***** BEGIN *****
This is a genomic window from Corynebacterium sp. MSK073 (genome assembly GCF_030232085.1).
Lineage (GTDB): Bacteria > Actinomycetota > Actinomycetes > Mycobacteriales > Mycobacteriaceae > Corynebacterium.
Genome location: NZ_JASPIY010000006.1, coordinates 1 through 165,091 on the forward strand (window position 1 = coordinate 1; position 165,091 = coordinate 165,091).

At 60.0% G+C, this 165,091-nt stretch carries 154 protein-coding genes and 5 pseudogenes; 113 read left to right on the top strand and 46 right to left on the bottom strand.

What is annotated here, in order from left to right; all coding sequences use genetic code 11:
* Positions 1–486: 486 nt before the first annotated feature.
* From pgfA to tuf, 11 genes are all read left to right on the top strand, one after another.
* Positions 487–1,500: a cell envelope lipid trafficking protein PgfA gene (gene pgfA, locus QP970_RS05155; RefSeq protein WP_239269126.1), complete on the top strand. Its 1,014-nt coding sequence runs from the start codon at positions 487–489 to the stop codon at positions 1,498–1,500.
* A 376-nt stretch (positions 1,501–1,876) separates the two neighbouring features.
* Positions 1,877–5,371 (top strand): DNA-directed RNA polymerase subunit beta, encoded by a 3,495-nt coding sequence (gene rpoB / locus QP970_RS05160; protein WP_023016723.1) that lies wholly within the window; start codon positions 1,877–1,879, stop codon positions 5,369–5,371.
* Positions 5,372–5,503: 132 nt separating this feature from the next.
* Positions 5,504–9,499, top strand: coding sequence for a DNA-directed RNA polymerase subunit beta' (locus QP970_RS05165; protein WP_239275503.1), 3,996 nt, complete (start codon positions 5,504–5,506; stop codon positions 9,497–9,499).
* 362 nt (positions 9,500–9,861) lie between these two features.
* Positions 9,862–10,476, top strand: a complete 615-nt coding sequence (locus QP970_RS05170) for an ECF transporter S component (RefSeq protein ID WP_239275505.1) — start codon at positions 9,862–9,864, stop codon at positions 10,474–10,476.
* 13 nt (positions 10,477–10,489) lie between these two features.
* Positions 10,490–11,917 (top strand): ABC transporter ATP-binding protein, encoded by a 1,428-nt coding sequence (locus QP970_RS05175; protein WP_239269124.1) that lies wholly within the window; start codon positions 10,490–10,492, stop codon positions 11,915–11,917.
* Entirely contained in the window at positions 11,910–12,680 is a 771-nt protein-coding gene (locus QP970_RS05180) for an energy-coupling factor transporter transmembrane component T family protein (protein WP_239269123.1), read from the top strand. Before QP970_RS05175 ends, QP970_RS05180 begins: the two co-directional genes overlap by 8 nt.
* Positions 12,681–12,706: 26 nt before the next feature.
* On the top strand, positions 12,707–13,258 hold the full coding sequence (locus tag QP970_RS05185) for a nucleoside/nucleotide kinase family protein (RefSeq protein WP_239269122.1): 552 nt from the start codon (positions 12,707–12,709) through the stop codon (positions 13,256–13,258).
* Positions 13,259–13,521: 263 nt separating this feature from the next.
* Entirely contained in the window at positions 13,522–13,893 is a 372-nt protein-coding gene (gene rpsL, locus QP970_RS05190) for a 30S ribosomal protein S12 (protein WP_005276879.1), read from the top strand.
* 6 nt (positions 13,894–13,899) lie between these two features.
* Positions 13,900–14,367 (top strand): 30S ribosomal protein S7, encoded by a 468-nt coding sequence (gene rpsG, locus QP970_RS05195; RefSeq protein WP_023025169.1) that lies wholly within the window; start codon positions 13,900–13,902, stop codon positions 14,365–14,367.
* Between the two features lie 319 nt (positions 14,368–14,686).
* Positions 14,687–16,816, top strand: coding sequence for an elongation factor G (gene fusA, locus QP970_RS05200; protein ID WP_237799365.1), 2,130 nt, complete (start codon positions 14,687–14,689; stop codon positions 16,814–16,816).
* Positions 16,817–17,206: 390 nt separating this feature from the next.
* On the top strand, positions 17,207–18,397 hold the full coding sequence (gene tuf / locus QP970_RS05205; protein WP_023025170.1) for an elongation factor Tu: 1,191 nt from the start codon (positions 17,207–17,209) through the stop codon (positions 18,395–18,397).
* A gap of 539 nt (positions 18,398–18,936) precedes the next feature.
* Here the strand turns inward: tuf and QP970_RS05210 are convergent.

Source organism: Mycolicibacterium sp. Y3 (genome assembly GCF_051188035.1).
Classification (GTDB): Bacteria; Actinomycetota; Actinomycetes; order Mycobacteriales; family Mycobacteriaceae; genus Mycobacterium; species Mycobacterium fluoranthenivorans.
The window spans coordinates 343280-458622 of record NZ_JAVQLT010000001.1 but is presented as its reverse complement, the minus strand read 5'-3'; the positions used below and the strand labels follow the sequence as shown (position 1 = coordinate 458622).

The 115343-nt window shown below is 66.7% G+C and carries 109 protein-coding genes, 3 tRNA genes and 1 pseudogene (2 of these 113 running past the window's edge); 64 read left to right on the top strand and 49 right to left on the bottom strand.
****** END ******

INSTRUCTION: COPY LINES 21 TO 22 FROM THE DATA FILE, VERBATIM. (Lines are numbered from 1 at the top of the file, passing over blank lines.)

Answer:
* Entirely contained in the window at positions 13,522–13,893 is a 372-nt protein-coding gene (gene rpsL, locus QP970_RS05190) for a 30S ribosomal protein S12 (protein WP_005276879.1), read from the top strand.
* 6 nt (positions 13,894–13,899) lie between these two features.